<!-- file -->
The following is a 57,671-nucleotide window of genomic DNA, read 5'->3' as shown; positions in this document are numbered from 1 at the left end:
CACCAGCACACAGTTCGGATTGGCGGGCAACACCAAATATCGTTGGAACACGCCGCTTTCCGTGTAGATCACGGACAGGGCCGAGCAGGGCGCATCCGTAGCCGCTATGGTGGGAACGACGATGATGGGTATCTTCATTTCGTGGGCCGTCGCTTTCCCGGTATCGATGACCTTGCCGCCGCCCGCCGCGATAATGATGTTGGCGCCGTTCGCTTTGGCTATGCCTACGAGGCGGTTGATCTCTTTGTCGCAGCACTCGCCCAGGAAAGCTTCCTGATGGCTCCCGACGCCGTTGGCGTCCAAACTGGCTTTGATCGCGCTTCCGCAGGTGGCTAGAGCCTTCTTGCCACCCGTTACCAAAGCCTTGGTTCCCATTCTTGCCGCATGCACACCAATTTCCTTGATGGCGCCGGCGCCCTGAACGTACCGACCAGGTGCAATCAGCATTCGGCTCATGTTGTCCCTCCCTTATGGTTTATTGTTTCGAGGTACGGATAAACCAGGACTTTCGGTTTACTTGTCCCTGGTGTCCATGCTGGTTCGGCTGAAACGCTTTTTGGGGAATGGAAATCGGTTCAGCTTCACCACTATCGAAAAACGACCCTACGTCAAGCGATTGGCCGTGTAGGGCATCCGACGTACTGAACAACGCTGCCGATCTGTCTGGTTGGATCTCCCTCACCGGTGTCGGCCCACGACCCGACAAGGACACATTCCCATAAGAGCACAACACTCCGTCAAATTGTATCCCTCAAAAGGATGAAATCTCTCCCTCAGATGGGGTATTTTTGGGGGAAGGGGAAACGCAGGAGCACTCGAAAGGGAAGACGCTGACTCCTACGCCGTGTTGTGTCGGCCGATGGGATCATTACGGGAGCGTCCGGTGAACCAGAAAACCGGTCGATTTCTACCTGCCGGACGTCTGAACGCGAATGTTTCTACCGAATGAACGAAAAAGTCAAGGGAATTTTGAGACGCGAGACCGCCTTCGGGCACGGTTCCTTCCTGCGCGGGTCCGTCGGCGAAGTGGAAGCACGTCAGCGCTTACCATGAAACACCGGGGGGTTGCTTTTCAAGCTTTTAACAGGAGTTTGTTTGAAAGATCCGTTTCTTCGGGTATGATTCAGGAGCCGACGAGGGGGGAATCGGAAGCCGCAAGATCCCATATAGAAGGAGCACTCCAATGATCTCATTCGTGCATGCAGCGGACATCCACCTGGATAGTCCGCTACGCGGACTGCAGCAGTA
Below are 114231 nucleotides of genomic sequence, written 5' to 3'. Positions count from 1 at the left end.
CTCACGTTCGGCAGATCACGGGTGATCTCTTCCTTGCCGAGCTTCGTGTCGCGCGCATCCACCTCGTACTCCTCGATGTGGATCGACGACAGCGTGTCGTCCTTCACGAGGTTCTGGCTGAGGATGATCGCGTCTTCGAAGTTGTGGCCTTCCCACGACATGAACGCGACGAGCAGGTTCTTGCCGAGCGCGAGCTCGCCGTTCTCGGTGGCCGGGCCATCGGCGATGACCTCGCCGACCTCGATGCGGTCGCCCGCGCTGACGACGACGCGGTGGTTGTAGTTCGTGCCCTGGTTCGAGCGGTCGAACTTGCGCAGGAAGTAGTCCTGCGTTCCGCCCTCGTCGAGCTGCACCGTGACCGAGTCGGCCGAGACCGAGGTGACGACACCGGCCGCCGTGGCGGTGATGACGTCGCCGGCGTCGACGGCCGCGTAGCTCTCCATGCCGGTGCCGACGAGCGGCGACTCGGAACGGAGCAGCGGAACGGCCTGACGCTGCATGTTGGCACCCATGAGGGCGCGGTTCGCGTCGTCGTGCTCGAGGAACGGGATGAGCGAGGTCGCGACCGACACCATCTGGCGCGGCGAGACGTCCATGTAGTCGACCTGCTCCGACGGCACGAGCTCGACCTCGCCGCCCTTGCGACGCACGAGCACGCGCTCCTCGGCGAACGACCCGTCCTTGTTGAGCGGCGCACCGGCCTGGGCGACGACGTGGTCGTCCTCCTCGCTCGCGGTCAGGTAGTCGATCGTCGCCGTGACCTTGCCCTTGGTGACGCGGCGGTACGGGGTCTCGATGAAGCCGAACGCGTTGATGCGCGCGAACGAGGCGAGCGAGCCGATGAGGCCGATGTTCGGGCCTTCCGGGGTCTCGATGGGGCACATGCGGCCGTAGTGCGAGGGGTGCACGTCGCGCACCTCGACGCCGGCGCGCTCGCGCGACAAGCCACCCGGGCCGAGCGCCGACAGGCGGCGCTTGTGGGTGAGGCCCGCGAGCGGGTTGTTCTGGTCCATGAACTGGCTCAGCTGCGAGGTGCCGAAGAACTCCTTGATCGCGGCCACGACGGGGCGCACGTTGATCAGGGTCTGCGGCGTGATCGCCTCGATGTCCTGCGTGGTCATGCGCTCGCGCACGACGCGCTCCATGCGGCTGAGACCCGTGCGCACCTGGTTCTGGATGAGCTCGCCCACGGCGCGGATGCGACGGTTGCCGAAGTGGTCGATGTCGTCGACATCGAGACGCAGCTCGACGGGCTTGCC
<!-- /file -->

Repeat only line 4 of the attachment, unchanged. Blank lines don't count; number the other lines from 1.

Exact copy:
CTCACGTTCGGCAGATCACGGGTGATCTCTTCCTTGCCGAGCTTCGTGTCGCGCGCATCCACCTCGTACTCCTCGATGTGGATCGACGACAGCGTGTCGTCCTTCACGAGGTTCTGGCTGAGGATGATCGCGTCTTCGAAGTTGTGGCCTTCCCACGACATGAACGCGACGAGCAGGTTCTTGCCGAGCGCGAGCTCGCCGTTCTCGGTGGCCGGGCCATCGGCGATGACCTCGCCGACCTCGATGCGGTCGCCCGCGCTGACGACGACGCGGTGGTTGTAGTTCGTGCCCTGGTTCGAGCGGTCGAACTTGCGCAGGAAGTAGTCCTGCGTTCCGCCCTCGTCGAGCTGCACCGTGACCGAGTCGGCCGAGACCGAGGTGACGACACCGGCCGCCGTGGCGGTGATGACGTCGCCGGCGTCGACGGCCGCGTAGCTCTCCATGCCGGTGCCGACGAGCGGCGACTCGGAACGGAGCAGCGGAACGGCCTGACGCTGCATGTTGGCACCCATGAGGGCGCGGTTCGCGTCGTCGTGCTCGAGGAACGGGATGAGCGAGGTCGCGACCGACACCATCTGGCGCGGCGAGACGTCCATGTAGTCGACCTGCTCCGACGGCACGAGCTCGACCTCGCCGCCCTTGCGACGCACGAGCACGCGCTCCTCGGCGAACGACCCGTCCTTGTTGAGCGGCGCACCGGCCTGGGCGACGACGTGGTCGTCCTCCTCGCTCGCGGTCAGGTAGTCGATCGTCGCCGTGACCTTGCCCTTGGTGACGCGGCGGTACGGGGTCTCGATGAAGCCGAACGCGTTGATGCGCGCGAACGAGGCGAGCGAGCCGATGAGGCCGATGTTCGGGCCTTCCGGGGTCTCGATGGGGCACATGCGGCCGTAGTGCGAGGGGTGCACGTCGCGCACCTCGACGCCGGCGCGCTCGCGCGACAAGCCACCCGGGCCGAGCGCCGACAGGCGGCGCTTGTGGGTGAGGCCCGCGAGCGGGTTGTTCTGGTCCATGAACTGGCTCAGCTGCGAGGTGCCGAAGAACTCCTTGATCGCGGCCACGACGGGGCGCACGTTGATCAGGGTCTGCGGCGTGATCGCCTCGATGTCCTGCGTGGTCATGCGCTCGCGCACGACGCGCTCCATGCGGCTGAGACCCGTGCGCACCTGGTTCTGGATGAGCTCGCCCACGGCGCGGATGCGACGGTTGCCGAAGTGGTCGATGTCGTCGACATCGAGACGCAGCTCGACGGGCTTGCC